The planning of the Commons, a two-block park in downtown Minneapolis, has captured the attention of the Twin Cities. What level of input should the public expect to have? And at what stage of the project would public input have the most impact?
By Frank Edgerton Martin
The City of Minneapolis invited the public to take part in the design process for the Commons, a planned 4.2-acre park at the heart of the fast-redeveloping area between the downtown core and the new Vikings stadium. One of the largest urban landscape projects in the country, the two-block Commons will shape the downtown experience for thousands of residents and visitors on a weekly basis, so public input was essential. But should users drive the design? Or might their input be more valuable at an earlier stage?
In April, the Commons’ design team of Hargreaves Associates, Damon Farber Associates, and VJAA held a forum at the Mill City Museum to gather ideas on this linear urban space. Hargreaves senior principal Mary Margaret Jones took the 220 attendees through plans and diagrams that explained the subtle grade changes and the wind and solar patterns in this future outdoor room. Then she briefly introduced four design concepts—each with a different arrangement of possible program elements—to spur discussion. The program pieces included, in order of scale: a Great Lawn for game-related events, a Promenade stretching the length of the park, ponds or re-created wetlands, a café to be designed by VJAA, a terraced berm for seating, garden areas, playgrounds, and water features.
The four approaches expressed a gradient of large spaces nearest the stadium to more intimate paths and earthworks on the block to the northwest, across Portland Avenue. They ranged from a highly unified vision for the two blocks to one that specifies different scales and forms for each. Overall, we got a more detailed picture of the daily life of the park: large crowds on game days; food trucks doing business along Fourth Street South, across from the two Wells Fargo towers, on weekdays; children in the play areas after school. Portland Avenue’s sidewalks will be widened all the way to Washington for a river connection, and the street itself will be redesigned for only two traffic lanes plus bike lanes.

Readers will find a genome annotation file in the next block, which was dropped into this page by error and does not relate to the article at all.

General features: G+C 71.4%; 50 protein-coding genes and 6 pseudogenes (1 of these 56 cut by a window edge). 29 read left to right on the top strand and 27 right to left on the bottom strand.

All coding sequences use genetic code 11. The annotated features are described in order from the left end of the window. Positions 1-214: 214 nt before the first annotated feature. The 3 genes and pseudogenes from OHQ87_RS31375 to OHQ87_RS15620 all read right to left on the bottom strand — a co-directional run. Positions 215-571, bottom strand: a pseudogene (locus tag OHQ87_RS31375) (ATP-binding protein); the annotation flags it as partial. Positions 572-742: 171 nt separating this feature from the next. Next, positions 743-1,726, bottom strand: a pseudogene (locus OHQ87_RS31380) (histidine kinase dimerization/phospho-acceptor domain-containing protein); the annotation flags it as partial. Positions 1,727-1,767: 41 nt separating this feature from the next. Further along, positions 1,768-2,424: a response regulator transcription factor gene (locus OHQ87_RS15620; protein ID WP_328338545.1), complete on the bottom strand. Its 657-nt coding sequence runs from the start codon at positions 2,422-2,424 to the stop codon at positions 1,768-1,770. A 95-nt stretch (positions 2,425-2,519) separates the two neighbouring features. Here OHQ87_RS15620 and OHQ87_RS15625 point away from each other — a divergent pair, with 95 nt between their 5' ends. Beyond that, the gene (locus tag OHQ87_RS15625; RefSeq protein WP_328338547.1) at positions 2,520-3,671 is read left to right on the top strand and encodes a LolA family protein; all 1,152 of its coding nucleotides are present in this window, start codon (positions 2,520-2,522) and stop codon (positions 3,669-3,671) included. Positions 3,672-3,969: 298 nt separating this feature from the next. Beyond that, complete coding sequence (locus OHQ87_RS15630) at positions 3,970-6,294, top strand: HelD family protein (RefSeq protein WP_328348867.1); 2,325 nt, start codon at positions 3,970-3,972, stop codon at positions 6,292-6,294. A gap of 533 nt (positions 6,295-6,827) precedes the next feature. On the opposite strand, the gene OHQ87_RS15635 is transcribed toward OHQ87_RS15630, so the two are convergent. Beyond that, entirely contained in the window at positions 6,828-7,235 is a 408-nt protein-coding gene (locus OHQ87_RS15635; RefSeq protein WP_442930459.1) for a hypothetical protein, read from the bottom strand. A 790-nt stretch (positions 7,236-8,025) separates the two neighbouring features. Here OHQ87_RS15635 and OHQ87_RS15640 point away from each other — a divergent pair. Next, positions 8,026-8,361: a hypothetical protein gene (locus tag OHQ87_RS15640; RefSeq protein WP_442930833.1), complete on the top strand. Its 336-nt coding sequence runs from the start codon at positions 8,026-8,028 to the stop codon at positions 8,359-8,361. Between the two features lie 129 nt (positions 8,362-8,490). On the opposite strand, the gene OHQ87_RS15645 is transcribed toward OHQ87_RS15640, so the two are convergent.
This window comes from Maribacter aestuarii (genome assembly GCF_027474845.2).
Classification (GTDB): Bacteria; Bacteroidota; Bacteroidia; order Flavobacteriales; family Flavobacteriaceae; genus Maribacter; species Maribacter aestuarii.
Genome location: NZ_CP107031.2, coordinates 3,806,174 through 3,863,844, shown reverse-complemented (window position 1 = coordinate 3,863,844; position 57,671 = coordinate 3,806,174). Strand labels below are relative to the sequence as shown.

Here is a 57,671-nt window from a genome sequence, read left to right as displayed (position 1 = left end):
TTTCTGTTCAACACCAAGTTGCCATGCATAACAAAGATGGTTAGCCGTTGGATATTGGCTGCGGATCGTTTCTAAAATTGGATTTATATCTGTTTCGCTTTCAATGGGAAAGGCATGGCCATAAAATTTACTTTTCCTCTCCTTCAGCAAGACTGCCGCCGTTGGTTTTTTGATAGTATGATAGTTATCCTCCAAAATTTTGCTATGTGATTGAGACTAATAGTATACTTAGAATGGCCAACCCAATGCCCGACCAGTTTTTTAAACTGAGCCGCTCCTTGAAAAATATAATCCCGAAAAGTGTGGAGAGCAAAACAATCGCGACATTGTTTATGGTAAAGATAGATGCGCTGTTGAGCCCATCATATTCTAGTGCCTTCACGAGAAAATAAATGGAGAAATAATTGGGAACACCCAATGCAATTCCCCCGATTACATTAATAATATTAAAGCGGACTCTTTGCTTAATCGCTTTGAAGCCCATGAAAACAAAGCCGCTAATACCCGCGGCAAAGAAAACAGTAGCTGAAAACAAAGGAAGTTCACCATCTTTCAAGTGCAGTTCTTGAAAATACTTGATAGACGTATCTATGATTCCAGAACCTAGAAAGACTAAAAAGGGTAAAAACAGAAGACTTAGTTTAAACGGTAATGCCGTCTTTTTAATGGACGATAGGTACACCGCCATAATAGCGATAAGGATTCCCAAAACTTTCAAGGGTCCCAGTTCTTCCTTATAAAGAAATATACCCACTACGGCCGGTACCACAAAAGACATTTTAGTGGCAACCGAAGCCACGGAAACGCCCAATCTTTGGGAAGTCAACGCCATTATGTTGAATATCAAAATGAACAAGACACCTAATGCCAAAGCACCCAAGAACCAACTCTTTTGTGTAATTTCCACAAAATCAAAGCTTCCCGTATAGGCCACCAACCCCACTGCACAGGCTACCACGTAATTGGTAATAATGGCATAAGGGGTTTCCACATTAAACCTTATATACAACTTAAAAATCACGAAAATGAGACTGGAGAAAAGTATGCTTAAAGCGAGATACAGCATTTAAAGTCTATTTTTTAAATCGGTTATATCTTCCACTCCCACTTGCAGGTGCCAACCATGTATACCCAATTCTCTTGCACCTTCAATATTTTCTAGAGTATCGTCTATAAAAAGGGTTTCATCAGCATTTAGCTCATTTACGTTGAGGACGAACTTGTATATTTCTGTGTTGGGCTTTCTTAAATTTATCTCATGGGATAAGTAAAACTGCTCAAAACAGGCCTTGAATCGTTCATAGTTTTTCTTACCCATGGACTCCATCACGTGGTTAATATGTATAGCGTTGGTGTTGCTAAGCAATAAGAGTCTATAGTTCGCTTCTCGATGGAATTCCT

Like Hargreaves’ Olympic Park in London and 12-acre Discovery Green in Houston, the Commons will need to host big events yet also work when just a few people are around. In presenting all this, Jones was remarkably engaging and clear. The instant she concluded, a city employee sat down at my round table (one of a dozen) to facilitate discussion of the pros and cons of each approach.
We went around the circle and each said our piece, often agreeing but sometimes contradicting one another about where the different elements should go. Many college students participated, which I found encouraging. The city facilitator scribbled away as we rapidly made our way through the four schemes, and then a representative from each table stood up to summarize his or her group’s dialogue. Soon after, the hour-and-a-half-long meeting adjourned.